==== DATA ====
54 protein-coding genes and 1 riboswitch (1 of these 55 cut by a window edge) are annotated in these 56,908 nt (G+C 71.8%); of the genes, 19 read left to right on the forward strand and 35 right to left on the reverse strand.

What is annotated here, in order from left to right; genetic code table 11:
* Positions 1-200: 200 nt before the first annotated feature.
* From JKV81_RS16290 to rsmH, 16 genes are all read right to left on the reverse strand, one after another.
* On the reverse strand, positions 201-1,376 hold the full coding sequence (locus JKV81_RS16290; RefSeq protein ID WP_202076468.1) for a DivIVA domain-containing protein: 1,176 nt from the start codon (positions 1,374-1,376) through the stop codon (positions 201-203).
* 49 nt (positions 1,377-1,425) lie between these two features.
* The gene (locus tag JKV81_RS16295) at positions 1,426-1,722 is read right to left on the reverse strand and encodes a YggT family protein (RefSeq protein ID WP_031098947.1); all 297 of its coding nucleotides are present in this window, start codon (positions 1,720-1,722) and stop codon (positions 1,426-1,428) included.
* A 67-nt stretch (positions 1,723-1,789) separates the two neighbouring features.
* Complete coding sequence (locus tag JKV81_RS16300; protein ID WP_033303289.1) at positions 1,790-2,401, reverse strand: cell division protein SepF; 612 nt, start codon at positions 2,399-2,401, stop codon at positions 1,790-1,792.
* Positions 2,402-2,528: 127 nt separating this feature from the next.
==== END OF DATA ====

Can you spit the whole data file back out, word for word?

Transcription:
54 protein-coding genes and 1 riboswitch (1 of these 55 cut by a window edge) are annotated in these 56,908 nt (G+C 71.8%); of the genes, 19 read left to right on the forward strand and 35 right to left on the reverse strand.

What is annotated here, in order from left to right; genetic code table 11:
* Positions 1-200: 200 nt before the first annotated feature.
* From JKV81_RS16290 to rsmH, 16 genes are all read right to left on the reverse strand, one after another.
* On the reverse strand, positions 201-1,376 hold the full coding sequence (locus JKV81_RS16290; RefSeq protein ID WP_202076468.1) for a DivIVA domain-containing protein: 1,176 nt from the start codon (positions 1,374-1,376) through the stop codon (positions 201-203).
* 49 nt (positions 1,377-1,425) lie between these two features.
* The gene (locus tag JKV81_RS16295) at positions 1,426-1,722 is read right to left on the reverse strand and encodes a YggT family protein (RefSeq protein ID WP_031098947.1); all 297 of its coding nucleotides are present in this window, start codon (positions 1,720-1,722) and stop codon (positions 1,426-1,428) included.
* A 67-nt stretch (positions 1,723-1,789) separates the two neighbouring features.
* Complete coding sequence (locus tag JKV81_RS16300; protein ID WP_033303289.1) at positions 1,790-2,401, reverse strand: cell division protein SepF; 612 nt, start codon at positions 2,399-2,401, stop codon at positions 1,790-1,792.
* Positions 2,402-2,528: 127 nt separating this feature from the next.